Monday, 16 February 2009

Anthropology worth having

LOT 170
BINI HORNED FACE MASK, NIGERIA Ekpo society carved wood mask with attached horns, its classicly rendered hair line and beard accented with indigo and white kaolin pigments, early 20th c. Reputed to cleanse the society of disease and protect the village from witchcraft. (Exhibited in ''Images of Authority: From Benin to Gabon,'' Lowe Art Museum, Miami, FL, 1973; ''African Art: Nature, Man, and Vital Force from the Collection of H.B. Greene and Family,'' Richard Madigan, Norton Gallery of Art, West Palm Beach, Fl., 1975. Provenance: Private collection, South Carolina). Some looseness to horns, erosion to back of mask, stress fractures, well handled and used.

Lot No 216
SONGYE KIFWEBE SOCIETY MASK, ZAIRE Boldly carved example with precise linear design, raised finial, protruding four-sided mouth, complete with nose hairs, early to mid-20th c. (Provenance: Jean-Pierre Hallet collection, Belgium. Lifelong collector Hallet [1927-2004] authored several books on African art, including, ''Congo Kitabu'' and ''Pygmy Kitabu,'' and created the Pygmy Fund). Very well-worn interior, light staining to kaolin, small chip to eye, all consistent with field use.

Lot No 200
IMPORTANT BLACK PUNU MASK, GABON Carved wood with classic coiffure complete with human hair, early to mid-20th c. These masks' dark color allude to their ominous nature in potentially condemning the living, and are much less common than their white counterparts. (Provenance: DeCredico family collection. A similar example can be seen in the Musee Dapper, Paris.) Overall fair condition with signs of heavy use. Includes metal display stand.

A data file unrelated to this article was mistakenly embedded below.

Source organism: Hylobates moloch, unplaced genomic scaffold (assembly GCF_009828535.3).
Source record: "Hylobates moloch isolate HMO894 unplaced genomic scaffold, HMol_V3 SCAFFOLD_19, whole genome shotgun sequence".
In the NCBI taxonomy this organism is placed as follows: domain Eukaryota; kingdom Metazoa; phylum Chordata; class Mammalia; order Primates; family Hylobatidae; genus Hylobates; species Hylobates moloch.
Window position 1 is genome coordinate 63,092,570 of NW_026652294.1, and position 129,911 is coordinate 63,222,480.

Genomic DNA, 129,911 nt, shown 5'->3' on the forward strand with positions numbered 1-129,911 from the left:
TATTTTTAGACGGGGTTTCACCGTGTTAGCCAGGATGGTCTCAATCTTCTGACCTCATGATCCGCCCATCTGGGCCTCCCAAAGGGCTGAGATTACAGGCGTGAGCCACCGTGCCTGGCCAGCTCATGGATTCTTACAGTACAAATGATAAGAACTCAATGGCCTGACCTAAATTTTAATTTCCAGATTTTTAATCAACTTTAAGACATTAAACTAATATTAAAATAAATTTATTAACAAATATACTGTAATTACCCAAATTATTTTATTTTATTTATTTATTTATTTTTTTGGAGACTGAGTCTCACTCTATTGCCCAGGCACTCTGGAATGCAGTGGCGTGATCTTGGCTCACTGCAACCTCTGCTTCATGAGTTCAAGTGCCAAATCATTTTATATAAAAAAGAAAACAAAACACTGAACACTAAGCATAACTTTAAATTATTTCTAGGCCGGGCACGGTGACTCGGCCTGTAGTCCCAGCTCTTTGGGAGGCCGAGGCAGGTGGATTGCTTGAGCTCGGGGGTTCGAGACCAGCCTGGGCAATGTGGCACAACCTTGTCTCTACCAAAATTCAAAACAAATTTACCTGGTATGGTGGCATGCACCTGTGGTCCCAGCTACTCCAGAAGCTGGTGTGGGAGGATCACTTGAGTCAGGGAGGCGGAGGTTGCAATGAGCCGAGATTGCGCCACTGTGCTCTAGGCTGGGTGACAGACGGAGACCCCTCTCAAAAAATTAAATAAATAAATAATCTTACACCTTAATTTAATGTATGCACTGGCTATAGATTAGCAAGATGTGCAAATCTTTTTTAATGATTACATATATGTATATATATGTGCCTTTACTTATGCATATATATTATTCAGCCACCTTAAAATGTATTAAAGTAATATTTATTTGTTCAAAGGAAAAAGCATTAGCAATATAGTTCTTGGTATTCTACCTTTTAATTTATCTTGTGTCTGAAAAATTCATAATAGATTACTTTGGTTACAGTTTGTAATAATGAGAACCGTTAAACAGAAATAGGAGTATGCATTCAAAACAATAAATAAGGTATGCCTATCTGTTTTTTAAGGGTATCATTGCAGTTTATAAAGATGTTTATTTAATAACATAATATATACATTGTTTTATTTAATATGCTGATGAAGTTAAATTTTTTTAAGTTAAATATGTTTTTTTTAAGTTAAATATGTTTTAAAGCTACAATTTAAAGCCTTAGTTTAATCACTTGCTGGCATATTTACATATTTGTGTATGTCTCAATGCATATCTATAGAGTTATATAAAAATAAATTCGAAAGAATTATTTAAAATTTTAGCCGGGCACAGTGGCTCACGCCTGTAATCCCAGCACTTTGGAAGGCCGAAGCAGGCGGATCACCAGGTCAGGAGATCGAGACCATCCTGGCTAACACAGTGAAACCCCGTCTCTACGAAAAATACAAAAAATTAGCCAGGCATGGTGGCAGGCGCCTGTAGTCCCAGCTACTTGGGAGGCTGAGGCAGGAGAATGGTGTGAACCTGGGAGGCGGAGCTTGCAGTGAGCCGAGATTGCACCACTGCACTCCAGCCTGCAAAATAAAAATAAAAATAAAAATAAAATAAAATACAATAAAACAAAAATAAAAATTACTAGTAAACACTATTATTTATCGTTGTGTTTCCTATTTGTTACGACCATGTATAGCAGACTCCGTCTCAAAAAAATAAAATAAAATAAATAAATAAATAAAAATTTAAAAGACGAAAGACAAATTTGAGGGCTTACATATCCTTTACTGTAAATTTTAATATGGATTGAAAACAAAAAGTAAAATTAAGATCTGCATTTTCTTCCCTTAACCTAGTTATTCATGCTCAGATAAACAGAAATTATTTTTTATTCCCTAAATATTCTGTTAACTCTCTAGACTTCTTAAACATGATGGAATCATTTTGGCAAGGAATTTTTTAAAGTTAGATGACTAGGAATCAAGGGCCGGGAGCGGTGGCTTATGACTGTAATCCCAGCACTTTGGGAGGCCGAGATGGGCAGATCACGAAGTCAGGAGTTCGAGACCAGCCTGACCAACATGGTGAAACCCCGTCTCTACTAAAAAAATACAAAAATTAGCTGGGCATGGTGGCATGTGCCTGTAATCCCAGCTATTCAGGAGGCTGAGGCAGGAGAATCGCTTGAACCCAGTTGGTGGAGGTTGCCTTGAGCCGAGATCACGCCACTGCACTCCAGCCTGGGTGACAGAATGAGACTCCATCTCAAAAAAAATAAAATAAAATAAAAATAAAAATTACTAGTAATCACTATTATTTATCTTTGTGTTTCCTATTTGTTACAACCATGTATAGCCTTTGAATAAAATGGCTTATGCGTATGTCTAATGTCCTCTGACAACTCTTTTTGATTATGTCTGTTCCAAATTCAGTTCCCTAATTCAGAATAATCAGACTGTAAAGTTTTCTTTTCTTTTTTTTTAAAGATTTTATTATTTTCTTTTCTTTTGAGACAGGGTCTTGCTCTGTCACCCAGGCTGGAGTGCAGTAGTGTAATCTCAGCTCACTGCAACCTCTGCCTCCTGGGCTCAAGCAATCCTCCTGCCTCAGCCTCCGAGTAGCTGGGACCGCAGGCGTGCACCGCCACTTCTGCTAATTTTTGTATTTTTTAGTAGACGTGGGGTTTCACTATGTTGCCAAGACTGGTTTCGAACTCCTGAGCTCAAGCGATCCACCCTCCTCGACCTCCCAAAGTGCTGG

Lot No 12
IROQUOIS/SENECA FALSE FACE, NEW YORK Exceptional carved wood mask with strong downward mouth, bulging cylindrical eyes, bold red paint, and black horse hair, early 20th c. Worn in healing ceremonies. (Provenance: Private collection, New York). Interior shows wear and handling consistent with ritual use, several layers of paint evident.

All from the upcoming auction at Rago.

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mamacita said...

The Menil Collection has a fantastic collection of masks. They scared me half to death the first time I rounded the corner and saw them on the walls. You have to stop be there if you are ever in Houston.

Ms. Wis./Each Little World said...

Definitely worth having! Just went to the tribal catalog and looked at everything. I loved scrolling down your page from the Punu; I could just see the beginnings of the next mask and instantly knew where it was from having grown up with Iroquois and Seneca tribal masks at our local museum. What absolute beauties — as was no. 30 — the southwest clown mask!